Maggie Shipstead | "I think that as a female writer, if you want to be taken as a serious literary author you do have to be able to write from a man's point of view"

Maggie Shipstead | "I think that as a female writer, if you want to be taken as a serious literary author you do have to be able to write from a man's point of view"

Weddings and family drama often go hand in hand and in Seating Arrangements (Blue Door, April), the van Meter clan are on fine destructive form. Maggie Shipstead's début centres on Winn van Meter, a wealthy, old-school, north-eastern patriarch whose eldest (and pregnant) daughter Daphne is getting married. The novel follows the fortunes of the "Gatsby-esque" family, and their equally well-established guests, as their privileged lives slowly start to implode in the days leading up to the nuptials.

Born and raised on the other side of the country—in Mission Viejo, California—Shipstead explains that she hadn't really "encountered the Eastern establishment until I went to [Harvard University], where I met people who came from families like the van Meters. Being in California until I was 18, I hadn't really given class any thought. In California it is really just about money, but in the east, although there is an economic element to it, it is also about your name, the establishment and the culture."

These geographical nuances all helped Shipstead to create a cast of odd, but endearing, characters: "The thing about these truly old American families is that some of them are actually out of money, so they come up with these strategies of how to maintain status, and keep out any upstarts, which I found fascinating.

"So there are little things Winn does to make sure things are just so, even hanging down a tennis ball in the garage to show exactly where to park the car. I thought it would be interesting to see what happens when things then don't go right, and how people that have no back-up plan for how to negotiate life then cope."

Daphne's wedding is being held at the family's holiday home on the fictional island of Wakeke, which Shipstead based on Nantucket (an upmarket holiday island in Massachusetts) where she lived for eight months while writing the book.

"I'm not naturally disciplined, so being in a place where I knew literally no-one, and where there really was nothing to do, was really helpful for my work ethic. I went five weeks without a face-to-face conversation—beyond buying groceries at one point—I might have also become a bit insane."

HarperCollins imprint Blue Door won a "fiercely-fought" auction for Seating Arrangements, and sees it as strong contender for various prizes, including the Orange Prize. Rights have been sold in five territories to date, with Blue Door publisher Patrick Janson-Smith noting that "it has been a long time since I have been so completely captivated by a novel".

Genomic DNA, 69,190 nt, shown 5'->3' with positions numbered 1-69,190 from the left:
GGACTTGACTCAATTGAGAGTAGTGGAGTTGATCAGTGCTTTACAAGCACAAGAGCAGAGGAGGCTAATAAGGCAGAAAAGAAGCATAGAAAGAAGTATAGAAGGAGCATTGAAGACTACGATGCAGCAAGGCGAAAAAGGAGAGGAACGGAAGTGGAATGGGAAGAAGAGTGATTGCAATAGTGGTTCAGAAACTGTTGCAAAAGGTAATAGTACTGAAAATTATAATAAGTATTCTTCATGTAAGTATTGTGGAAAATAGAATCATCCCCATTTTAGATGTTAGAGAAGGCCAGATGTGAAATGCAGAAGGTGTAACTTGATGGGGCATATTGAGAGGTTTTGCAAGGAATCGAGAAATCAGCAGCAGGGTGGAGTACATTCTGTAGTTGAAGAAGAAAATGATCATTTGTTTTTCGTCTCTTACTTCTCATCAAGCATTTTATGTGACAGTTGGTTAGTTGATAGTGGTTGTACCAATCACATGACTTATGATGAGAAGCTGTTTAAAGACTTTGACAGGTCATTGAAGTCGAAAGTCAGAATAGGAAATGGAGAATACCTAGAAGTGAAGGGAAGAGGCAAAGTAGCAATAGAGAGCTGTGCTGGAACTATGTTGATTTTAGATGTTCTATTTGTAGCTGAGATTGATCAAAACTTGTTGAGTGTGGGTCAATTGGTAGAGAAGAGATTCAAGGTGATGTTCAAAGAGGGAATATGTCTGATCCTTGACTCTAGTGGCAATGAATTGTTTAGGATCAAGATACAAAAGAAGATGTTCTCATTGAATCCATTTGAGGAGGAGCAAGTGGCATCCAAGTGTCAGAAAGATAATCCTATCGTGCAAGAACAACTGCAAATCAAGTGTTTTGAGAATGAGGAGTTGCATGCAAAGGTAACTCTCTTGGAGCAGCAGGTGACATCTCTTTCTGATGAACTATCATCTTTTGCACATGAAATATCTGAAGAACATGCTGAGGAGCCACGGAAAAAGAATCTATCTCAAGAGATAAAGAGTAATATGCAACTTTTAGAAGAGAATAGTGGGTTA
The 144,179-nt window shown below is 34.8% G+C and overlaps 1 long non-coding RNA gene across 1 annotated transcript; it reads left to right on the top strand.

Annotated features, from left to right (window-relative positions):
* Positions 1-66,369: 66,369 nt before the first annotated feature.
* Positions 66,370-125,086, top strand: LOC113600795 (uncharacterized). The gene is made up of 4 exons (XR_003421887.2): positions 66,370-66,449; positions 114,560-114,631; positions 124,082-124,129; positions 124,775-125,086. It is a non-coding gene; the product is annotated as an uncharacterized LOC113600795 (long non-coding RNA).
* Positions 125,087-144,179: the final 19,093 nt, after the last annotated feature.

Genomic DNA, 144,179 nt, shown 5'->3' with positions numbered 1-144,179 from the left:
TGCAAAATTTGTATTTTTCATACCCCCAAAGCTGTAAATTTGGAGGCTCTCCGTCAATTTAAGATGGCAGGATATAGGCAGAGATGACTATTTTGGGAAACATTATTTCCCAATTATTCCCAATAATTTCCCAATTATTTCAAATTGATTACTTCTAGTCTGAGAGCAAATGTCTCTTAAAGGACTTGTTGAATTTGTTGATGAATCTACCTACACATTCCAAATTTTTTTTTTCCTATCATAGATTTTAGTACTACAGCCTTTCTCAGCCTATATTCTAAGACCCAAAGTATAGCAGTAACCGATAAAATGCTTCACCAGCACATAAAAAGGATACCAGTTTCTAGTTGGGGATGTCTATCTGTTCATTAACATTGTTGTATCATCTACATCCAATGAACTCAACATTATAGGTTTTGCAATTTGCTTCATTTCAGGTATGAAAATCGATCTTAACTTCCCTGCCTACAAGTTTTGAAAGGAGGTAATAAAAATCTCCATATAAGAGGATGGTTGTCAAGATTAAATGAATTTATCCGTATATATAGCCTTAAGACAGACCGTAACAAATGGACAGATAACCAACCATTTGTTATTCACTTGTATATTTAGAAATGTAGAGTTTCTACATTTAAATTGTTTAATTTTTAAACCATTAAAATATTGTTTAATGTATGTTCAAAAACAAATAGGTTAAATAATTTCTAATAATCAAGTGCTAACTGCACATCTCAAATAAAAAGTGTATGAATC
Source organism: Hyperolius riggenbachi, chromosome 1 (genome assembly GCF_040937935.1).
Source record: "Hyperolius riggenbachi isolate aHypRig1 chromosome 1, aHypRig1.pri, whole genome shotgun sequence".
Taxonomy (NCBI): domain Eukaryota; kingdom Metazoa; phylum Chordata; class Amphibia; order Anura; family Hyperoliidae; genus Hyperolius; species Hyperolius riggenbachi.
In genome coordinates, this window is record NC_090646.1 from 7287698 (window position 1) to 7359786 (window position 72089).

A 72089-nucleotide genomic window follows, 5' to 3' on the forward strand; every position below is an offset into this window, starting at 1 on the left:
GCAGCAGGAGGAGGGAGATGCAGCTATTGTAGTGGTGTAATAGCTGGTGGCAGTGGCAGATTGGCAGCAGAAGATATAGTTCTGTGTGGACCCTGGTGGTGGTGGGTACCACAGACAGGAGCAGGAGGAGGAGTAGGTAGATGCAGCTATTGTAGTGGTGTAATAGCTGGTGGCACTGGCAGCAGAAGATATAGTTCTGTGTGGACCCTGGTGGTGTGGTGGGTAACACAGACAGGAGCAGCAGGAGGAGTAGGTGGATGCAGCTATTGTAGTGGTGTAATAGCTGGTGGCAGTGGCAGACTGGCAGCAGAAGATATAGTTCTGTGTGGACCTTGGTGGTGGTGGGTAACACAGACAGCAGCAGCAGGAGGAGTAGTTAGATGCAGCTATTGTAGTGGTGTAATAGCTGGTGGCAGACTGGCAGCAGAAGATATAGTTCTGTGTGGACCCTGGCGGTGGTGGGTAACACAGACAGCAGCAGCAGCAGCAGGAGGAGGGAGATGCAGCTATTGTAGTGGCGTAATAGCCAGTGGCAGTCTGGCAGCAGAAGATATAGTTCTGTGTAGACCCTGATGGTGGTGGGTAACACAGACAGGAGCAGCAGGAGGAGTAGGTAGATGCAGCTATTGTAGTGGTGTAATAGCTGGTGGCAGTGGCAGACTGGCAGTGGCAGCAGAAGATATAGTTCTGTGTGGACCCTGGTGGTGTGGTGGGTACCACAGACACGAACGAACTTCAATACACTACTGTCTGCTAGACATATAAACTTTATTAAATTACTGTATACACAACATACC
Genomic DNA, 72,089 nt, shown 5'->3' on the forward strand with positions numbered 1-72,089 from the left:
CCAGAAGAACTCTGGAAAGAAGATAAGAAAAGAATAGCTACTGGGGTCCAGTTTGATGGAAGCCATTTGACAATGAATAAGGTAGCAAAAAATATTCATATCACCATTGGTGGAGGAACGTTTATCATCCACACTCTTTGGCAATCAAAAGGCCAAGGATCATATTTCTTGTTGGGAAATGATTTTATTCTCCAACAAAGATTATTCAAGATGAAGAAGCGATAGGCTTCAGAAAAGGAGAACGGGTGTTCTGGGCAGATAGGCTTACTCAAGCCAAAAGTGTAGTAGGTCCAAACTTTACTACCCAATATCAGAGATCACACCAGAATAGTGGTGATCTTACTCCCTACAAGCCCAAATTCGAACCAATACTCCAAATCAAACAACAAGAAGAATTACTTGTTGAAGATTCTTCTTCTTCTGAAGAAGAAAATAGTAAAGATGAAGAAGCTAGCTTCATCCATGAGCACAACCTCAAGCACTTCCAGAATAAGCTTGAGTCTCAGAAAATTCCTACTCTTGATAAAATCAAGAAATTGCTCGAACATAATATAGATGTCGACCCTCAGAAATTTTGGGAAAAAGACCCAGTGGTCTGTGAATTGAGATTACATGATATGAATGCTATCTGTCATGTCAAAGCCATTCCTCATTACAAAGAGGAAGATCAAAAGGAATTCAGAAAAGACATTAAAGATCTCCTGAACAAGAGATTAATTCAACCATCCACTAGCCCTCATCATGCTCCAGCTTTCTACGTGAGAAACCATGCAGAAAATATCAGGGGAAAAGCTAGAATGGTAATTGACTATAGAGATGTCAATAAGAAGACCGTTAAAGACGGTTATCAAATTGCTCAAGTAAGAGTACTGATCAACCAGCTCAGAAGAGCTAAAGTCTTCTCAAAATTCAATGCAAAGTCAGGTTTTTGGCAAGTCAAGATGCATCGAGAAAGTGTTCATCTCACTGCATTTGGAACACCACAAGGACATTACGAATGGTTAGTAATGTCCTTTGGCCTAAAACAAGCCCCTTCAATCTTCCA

Filled with beautifully written and touching prose, it also has many very funny moments: pernickety Winn is obsessed with which gentleman's golf clubs he is, and is not, invited to join, much to the chagrin of his youngest daughter Livia; who in turn is living out her own slightly ridiculous romantic melodrama, much to the disapproval of her stuffy father.
A comedic touch was important to Shipstead, who says she took inspiration from writers she admires like "John Cheever, John Updike and Michael Chabon, all of whom write so well about that Eastern-American culture. Stylistically I looked to them, because they manage to put quite a bit of humour into their work. Even though their writing is really beautiful, I also think it's entertaining; that's important to me," she laughs, "as I didn't want it to be boring."

In Seating Arrangements, while planning the seating arrangements for Daphne's wedding, Winn's calm and collected wife Biddy is momentarily exasperated by the complex "web" connecting all of the guests. The novel started out as a short story, told solely from Winn's perspective—it was actually the first piece Shipstead wrote when she started her Master of Fine Arts at the Iowa Writer's Workshop aged 23. The tale was then expanded to novel length, with the inclusion of multiple narratives. Moving deftly from different generations and genders, Shipstead in turn manages to explore the same tangled web that entraps her characters, a process she enjoyed.

"I think that as a female writer, if you want to be taken as a serious literary author you do have to be able to write from a man's point of view... but I am not sure that the same is true for male writers. I think with my writing I can always try and think harder or try and be more truthful, to filter out ego and the need to make a point, and that helps me to get inside characters that are quite different from each other."